On setting… and boats

author picture with boats

One of the things with writing contemporary fiction is that the setting will almost certainly be a place that is familiar to the reader. Maybe not the exact spot, but the general surroundings will hold something they will recognise. In a sense, this makes life easier. There’s none of the research and fact checking needed to place the action in a convincing mediaeval world, for instance, or the depth of consideration that’s essential to build an entirely new world in a sci-fi epic fantasy. We contemporary writers can place the little touches so necessary for three-dimensional writing by sitting and looking out of the window, or going for a walk, or taking a bus ride. I’ve often been out and noticed, say, a poster on the wall of a building or a couple arguing in a cafe and thought, ‘yes, that would work in the part of my book when…’ and a whole chunk of the plot will have fallen into place.

Summer of Secrets Front Cover

Sometimes, of course, we want things to happen in a specific place, somewhere that we may never have been. This is not impossible. Google and Wikipedia are the writer’s friend when we need to explore a town virtually, or pick up details about local amenities, significant beauty spots, even something as prosaic as bus times. My second novel, still currently ‘in progress’, starts in Thailand. I’ve never been there, but with some crossover experience of travelling in other parts of the world, including Singapore, some shameless stealing of my ex-husband’s stories of the trip he took there as a teenager (a writer never wastes information!), the detailed bus routes and ferry timetables I found online, and numerous travel blogs, I reckon I’ve built up a pretty good picture.

Having said that, I had an experience lately that reminded me how very valuable it is to go to the place you’re writing about. After my heroine leaves Thailand, she ends up on a canal boat. Her journey takes from Macclesfield down towards Stone, and it’s her first experience of being on a narrowboat. I’ve lived on my boat for over ten years now, but I don’t do a lot of actual boating. The boat is a place that I live in rather than something that I do. You need to set aside quite a lot of time to travel on the canal and, with kids who need to be at ballet or karate or Duke of Edinburgh expeditions or swimming club in the endless cycle of these things, that’s never been something I’ve managed to do.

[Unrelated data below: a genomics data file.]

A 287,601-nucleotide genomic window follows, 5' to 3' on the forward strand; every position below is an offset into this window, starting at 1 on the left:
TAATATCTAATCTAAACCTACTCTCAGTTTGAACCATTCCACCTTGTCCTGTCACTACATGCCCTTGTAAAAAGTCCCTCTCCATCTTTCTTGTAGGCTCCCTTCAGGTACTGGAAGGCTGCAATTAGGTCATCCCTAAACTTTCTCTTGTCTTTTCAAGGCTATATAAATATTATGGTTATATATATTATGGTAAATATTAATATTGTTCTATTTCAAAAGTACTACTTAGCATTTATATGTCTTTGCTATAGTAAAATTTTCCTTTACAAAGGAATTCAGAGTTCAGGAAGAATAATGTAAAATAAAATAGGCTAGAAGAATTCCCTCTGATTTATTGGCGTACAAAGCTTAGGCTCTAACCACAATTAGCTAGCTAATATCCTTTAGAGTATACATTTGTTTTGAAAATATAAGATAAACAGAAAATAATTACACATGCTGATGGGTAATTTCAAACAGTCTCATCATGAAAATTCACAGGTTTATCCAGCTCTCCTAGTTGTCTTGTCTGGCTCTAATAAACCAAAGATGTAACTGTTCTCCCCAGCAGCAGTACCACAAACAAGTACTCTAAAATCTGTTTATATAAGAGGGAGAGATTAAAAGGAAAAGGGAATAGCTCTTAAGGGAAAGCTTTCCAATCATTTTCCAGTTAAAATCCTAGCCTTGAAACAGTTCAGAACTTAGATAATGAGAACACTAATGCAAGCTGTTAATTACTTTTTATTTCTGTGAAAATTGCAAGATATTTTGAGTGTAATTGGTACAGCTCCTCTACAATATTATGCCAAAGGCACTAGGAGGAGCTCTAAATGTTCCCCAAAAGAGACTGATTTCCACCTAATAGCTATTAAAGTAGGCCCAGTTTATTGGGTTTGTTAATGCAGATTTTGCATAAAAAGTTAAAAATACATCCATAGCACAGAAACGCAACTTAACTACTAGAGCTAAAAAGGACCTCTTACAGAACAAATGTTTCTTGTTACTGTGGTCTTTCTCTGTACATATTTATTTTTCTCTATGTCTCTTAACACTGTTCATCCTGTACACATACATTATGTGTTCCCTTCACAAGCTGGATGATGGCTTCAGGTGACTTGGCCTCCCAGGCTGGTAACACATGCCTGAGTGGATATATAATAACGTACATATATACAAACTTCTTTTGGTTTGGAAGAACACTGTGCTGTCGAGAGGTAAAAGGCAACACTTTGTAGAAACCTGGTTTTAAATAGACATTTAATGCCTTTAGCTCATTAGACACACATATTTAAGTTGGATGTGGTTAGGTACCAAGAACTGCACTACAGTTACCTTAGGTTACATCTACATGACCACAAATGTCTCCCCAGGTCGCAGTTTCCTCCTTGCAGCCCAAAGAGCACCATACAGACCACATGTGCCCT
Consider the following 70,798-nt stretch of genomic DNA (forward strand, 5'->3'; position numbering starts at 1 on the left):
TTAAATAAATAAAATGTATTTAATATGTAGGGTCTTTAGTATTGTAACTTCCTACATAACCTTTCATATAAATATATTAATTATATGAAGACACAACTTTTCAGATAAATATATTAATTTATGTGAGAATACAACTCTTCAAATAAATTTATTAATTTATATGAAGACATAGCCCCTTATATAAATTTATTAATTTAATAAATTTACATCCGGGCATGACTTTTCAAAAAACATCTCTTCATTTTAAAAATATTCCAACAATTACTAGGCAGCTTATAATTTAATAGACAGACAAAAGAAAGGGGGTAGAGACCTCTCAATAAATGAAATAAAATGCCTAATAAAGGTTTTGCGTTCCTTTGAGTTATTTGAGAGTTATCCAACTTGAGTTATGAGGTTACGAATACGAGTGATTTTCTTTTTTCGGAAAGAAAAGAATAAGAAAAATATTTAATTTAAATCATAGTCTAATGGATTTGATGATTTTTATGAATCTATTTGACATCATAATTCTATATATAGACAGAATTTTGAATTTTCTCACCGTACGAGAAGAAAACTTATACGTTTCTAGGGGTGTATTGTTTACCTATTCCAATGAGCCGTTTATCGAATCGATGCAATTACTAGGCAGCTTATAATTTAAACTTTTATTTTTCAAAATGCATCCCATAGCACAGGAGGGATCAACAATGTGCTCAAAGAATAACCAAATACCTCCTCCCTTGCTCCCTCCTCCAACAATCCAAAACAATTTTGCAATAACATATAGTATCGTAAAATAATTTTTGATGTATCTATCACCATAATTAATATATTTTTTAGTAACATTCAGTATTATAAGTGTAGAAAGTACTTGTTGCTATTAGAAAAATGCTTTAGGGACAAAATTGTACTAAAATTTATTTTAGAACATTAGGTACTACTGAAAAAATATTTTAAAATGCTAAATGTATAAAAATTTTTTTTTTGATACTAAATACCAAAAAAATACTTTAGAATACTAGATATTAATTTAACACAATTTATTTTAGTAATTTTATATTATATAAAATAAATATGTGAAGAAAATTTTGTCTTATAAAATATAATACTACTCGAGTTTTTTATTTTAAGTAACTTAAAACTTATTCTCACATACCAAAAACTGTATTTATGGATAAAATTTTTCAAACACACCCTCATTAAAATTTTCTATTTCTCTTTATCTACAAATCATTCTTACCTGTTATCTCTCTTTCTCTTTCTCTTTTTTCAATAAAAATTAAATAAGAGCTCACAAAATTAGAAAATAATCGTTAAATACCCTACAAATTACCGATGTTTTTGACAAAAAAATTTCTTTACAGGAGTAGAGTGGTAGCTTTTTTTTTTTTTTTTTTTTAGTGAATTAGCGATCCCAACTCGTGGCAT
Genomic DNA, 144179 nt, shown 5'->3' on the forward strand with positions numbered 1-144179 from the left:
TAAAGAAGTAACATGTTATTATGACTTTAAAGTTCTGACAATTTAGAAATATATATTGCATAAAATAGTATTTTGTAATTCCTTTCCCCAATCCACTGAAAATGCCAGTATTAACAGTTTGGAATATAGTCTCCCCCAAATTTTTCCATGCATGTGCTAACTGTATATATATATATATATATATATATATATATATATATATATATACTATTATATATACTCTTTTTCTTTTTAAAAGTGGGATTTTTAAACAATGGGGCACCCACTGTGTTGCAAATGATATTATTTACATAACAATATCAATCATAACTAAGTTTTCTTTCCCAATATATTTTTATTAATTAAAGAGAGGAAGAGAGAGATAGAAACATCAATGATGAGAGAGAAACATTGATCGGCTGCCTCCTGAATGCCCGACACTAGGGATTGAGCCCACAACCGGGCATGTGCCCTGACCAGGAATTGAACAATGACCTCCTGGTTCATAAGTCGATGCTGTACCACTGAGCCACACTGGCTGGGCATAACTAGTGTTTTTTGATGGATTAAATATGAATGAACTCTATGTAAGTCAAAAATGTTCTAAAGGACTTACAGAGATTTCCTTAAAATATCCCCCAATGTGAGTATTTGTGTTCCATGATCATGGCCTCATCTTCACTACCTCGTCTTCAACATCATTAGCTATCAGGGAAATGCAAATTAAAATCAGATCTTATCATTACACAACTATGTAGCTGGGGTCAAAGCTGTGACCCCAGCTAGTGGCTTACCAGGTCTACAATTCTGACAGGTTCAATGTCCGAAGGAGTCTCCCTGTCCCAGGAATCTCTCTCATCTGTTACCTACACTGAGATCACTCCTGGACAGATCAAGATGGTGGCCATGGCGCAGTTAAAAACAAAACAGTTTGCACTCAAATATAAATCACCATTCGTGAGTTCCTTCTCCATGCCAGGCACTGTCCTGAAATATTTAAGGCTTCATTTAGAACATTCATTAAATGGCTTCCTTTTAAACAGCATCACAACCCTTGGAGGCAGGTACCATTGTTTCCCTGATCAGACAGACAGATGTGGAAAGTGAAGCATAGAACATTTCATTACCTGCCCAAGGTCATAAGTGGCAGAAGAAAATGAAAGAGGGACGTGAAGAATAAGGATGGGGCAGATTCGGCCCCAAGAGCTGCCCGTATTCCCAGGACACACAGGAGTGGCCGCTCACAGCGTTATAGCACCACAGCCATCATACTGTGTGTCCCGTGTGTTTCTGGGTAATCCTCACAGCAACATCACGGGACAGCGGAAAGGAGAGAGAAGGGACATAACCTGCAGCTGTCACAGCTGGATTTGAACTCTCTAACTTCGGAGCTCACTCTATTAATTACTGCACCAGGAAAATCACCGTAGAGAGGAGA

I have a diary somewhere which chronicles the first few months of the boat, which included sailing from Runcorn – where the boat was launched – along the Bridgewater and Leeds/Liverpool canals to the place where I now moor. This diary holds invaluable memories about the experience of being a new boater: the propeller becoming clogged with plastic bags, the first attempt at reversing, of pumping out the toilet tank, of meeting another boat in a tight stretch of the waterway. Unfortunately, I’ve still not been able to find it… Luckily a friend – herself an experienced boater – has recently had a new boat built, and invited me along to be one of the first crew members. Even more fortuitously, her planned route was to take us along the Macclesfield canal.

macclesfield canal

My initial draft of the chapters where my character sails along the Macc. were okay. I had a lot of the flavour of canal travel. I do, after all, know a lot about the canal bank. But the specifics were missing. I’d forgotten what it was like to be at the tiller when the boat sinks down into a lock. I’d forgotten that moment when the lockgates open and a picture of the world beyond is framed by those vast wooden gates. Being the exact spot I wanted to write about, I was taking notes frantically. A fallen tree trunk here, an unusual balance-weight lifting bridge there. The sound of the engine, the smell of the water. As so often, I’d forgotten to bring along my notebook, but I did have my phone. The advantage of this being that they sync with my computer.stoic

Something I want my plot to include is a canal boat chase, which is something of a contradiction in terms and therefore a challenge to write. This didn’t, of course, happen on my Macclesfield trip. But you can’t have everything, and sometimes a writer just has to use her imagination. I’ll let you know how the chase scene goes when I get round to writing it!

 

This post is brought to you by Sarah Jasmon.

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